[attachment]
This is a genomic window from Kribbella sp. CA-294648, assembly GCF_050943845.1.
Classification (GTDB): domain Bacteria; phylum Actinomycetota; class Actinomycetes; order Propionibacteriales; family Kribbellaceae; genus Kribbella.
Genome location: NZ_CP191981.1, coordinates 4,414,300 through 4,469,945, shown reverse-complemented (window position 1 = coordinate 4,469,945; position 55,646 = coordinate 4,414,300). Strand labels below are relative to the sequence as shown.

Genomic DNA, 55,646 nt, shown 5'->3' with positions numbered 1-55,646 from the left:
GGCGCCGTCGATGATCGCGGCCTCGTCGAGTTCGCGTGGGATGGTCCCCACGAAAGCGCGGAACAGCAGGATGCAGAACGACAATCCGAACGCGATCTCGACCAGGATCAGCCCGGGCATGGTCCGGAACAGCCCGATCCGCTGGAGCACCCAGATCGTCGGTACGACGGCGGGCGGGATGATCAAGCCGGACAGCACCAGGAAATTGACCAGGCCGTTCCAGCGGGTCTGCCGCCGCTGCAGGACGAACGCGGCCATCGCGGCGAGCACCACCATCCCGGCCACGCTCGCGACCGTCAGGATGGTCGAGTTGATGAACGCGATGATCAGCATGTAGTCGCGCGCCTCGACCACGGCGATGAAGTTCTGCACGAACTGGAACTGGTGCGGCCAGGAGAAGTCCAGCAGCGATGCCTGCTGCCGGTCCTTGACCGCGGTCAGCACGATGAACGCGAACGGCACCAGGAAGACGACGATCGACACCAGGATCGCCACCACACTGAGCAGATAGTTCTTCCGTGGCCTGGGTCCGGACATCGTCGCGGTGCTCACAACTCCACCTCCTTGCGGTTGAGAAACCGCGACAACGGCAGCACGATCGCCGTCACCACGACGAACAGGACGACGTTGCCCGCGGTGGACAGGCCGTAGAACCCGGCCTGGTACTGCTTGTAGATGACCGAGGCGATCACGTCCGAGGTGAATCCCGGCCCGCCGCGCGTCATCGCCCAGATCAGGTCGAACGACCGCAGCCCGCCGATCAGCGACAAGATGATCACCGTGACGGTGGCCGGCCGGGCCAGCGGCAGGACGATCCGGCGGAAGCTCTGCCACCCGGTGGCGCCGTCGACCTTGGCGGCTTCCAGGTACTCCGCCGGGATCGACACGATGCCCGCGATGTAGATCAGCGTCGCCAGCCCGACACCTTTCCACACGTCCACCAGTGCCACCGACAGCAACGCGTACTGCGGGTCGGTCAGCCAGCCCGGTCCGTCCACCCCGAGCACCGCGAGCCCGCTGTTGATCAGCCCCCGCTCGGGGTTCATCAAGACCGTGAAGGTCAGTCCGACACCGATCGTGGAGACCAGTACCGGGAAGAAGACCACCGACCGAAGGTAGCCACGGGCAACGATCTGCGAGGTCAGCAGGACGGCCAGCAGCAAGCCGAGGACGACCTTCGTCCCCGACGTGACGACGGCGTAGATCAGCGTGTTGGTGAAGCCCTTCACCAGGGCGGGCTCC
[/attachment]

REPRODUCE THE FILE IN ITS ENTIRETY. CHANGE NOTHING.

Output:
This is a genomic window from Kribbella sp. CA-294648, assembly GCF_050943845.1.
Classification (GTDB): domain Bacteria; phylum Actinomycetota; class Actinomycetes; order Propionibacteriales; family Kribbellaceae; genus Kribbella.
Genome location: NZ_CP191981.1, coordinates 4,414,300 through 4,469,945, shown reverse-complemented (window position 1 = coordinate 4,469,945; position 55,646 = coordinate 4,414,300). Strand labels below are relative to the sequence as shown.

Genomic DNA, 55,646 nt, shown 5'->3' with positions numbered 1-55,646 from the left:
GGCGCCGTCGATGATCGCGGCCTCGTCGAGTTCGCGTGGGATGGTCCCCACGAAAGCGCGGAACAGCAGGATGCAGAACGACAATCCGAACGCGATCTCGACCAGGATCAGCCCGGGCATGGTCCGGAACAGCCCGATCCGCTGGAGCACCCAGATCGTCGGTACGACGGCGGGCGGGATGATCAAGCCGGACAGCACCAGGAAATTGACCAGGCCGTTCCAGCGGGTCTGCCGCCGCTGCAGGACGAACGCGGCCATCGCGGCGAGCACCACCATCCCGGCCACGCTCGCGACCGTCAGGATGGTCGAGTTGATGAACGCGATGATCAGCATGTAGTCGCGCGCCTCGACCACGGCGATGAAGTTCTGCACGAACTGGAACTGGTGCGGCCAGGAGAAGTCCAGCAGCGATGCCTGCTGCCGGTCCTTGACCGCGGTCAGCACGATGAACGCGAACGGCACCAGGAAGACGACGATCGACACCAGGATCGCCACCACACTGAGCAGATAGTTCTTCCGTGGCCTGGGTCCGGACATCGTCGCGGTGCTCACAACTCCACCTCCTTGCGGTTGAGAAACCGCGACAACGGCAGCACGATCGCCGTCACCACGACGAACAGGACGACGTTGCCCGCGGTGGACAGGCCGTAGAACCCGGCCTGGTACTGCTTGTAGATGACCGAGGCGATCACGTCCGAGGTGAATCCCGGCCCGCCGCGCGTCATCGCCCAGATCAGGTCGAACGACCGCAGCCCGCCGATCAGCGACAAGATGATCACCGTGACGGTGGCCGGCCGGGCCAGCGGCAGGACGATCCGGCGGAAGCTCTGCCACCCGGTGGCGCCGTCGACCTTGGCGGCTTCCAGGTACTCCGCCGGGATCGACACGATGCCCGCGATGTAGATCAGCGTCGCCAGCCCGACACCTTTCCACACGTCCACCAGTGCCACCGACAGCAACGCGTACTGCGGGTCGGTCAGCCAGCCCGGTCCGTCCACCCCGAGCACCGCGAGCCCGCTGTTGATCAGCCCCCGCTCGGGGTTCATCAAGACCGTGAAGGTCAGTCCGACACCGATCGTGGAGACCAGTACCGGGAAGAAGACCACCGACCGAAGGTAGCCACGGGCAACGATCTGCGAGGTCAGCAGGACGGCCAGCAGCAAGCCGAGGACGACCTTCGTCCCCGACGTGACGACGGCGTAGATCAGCGTGTTGGTGAAGCCCTTCACCAGGGCGGGCTCC